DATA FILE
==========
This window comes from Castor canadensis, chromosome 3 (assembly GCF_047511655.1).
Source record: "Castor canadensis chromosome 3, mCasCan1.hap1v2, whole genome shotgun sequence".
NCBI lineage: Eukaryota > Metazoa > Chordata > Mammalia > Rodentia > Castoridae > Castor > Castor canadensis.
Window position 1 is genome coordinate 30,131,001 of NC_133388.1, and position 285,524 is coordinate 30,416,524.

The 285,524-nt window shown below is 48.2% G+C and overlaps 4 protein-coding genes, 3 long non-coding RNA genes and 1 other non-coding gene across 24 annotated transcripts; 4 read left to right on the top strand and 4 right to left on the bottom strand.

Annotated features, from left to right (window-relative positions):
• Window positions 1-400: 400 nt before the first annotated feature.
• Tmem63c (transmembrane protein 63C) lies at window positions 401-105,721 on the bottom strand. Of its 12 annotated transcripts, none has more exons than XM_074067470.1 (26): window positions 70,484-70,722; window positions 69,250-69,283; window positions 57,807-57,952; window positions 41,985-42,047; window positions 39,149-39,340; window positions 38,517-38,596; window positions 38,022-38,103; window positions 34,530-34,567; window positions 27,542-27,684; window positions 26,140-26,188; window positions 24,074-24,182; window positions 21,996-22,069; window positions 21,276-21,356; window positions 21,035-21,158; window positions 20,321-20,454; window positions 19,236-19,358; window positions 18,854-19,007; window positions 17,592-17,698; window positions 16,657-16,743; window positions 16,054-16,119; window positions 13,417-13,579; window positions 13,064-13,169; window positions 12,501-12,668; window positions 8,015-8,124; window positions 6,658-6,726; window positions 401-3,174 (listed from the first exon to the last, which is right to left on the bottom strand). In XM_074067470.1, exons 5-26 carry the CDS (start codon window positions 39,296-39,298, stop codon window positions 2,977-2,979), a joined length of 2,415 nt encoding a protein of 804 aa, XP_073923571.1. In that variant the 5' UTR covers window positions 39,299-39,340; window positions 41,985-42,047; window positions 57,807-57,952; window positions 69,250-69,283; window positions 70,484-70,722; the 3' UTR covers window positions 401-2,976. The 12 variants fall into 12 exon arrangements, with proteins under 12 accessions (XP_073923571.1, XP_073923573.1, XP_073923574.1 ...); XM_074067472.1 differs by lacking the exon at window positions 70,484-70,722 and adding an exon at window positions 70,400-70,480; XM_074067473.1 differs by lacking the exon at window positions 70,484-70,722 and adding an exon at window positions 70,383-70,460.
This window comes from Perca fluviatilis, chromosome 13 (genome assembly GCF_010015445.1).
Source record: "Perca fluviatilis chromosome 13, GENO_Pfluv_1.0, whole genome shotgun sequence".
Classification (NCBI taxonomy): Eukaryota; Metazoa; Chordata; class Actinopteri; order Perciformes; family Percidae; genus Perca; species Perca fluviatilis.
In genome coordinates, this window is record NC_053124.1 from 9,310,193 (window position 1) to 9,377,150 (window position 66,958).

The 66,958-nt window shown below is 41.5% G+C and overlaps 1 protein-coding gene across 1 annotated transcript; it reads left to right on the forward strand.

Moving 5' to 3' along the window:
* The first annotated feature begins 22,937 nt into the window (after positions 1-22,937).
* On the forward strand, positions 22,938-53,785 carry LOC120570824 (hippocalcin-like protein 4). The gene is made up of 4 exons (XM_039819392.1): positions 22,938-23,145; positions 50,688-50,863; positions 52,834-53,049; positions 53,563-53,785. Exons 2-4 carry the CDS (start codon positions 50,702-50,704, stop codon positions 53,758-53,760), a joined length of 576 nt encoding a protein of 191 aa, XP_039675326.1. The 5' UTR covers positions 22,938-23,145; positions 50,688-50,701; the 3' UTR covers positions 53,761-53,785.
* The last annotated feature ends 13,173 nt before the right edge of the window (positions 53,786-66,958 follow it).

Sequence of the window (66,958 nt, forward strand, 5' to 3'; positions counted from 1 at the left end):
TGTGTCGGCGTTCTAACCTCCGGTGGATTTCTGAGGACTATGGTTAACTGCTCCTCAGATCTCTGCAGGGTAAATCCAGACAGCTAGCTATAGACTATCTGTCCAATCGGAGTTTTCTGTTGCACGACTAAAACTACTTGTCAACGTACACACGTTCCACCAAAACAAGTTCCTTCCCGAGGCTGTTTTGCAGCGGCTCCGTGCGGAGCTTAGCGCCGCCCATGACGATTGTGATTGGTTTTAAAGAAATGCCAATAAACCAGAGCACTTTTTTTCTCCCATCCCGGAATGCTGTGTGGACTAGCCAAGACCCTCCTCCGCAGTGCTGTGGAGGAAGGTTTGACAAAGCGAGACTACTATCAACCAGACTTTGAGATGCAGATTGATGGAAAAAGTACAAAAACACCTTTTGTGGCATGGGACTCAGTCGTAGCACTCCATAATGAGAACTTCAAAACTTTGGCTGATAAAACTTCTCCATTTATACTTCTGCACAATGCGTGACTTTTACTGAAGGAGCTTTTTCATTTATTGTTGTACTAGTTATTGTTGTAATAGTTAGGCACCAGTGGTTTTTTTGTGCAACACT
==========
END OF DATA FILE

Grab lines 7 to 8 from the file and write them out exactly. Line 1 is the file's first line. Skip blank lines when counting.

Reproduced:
• Window positions 1-400: 400 nt before the first annotated feature.
• Tmem63c (transmembrane protein 63C) lies at window positions 401-105,721 on the bottom strand. Of its 12 annotated transcripts, none has more exons than XM_074067470.1 (26): window positions 70,484-70,722; window positions 69,250-69,283; window positions 57,807-57,952; window positions 41,985-42,047; window positions 39,149-39,340; window positions 38,517-38,596; window positions 38,022-38,103; window positions 34,530-34,567; window positions 27,542-27,684; window positions 26,140-26,188; window positions 24,074-24,182; window positions 21,996-22,069; window positions 21,276-21,356; window positions 21,035-21,158; window positions 20,321-20,454; window positions 19,236-19,358; window positions 18,854-19,007; window positions 17,592-17,698; window positions 16,657-16,743; window positions 16,054-16,119; window positions 13,417-13,579; window positions 13,064-13,169; window positions 12,501-12,668; window positions 8,015-8,124; window positions 6,658-6,726; window positions 401-3,174 (listed from the first exon to the last, which is right to left on the bottom strand). In XM_074067470.1, exons 5-26 carry the CDS (start codon window positions 39,296-39,298, stop codon window positions 2,977-2,979), a joined length of 2,415 nt encoding a protein of 804 aa, XP_073923571.1. In that variant the 5' UTR covers window positions 39,299-39,340; window positions 41,985-42,047; window positions 57,807-57,952; window positions 69,250-69,283; window positions 70,484-70,722; the 3' UTR covers window positions 401-2,976. The 12 variants fall into 12 exon arrangements, with proteins under 12 accessions (XP_073923571.1, XP_073923573.1, XP_073923574.1 ...); XM_074067472.1 differs by lacking the exon at window positions 70,484-70,722 and adding an exon at window positions 70,400-70,480; XM_074067473.1 differs by lacking the exon at window positions 70,484-70,722 and adding an exon at window positions 70,383-70,460.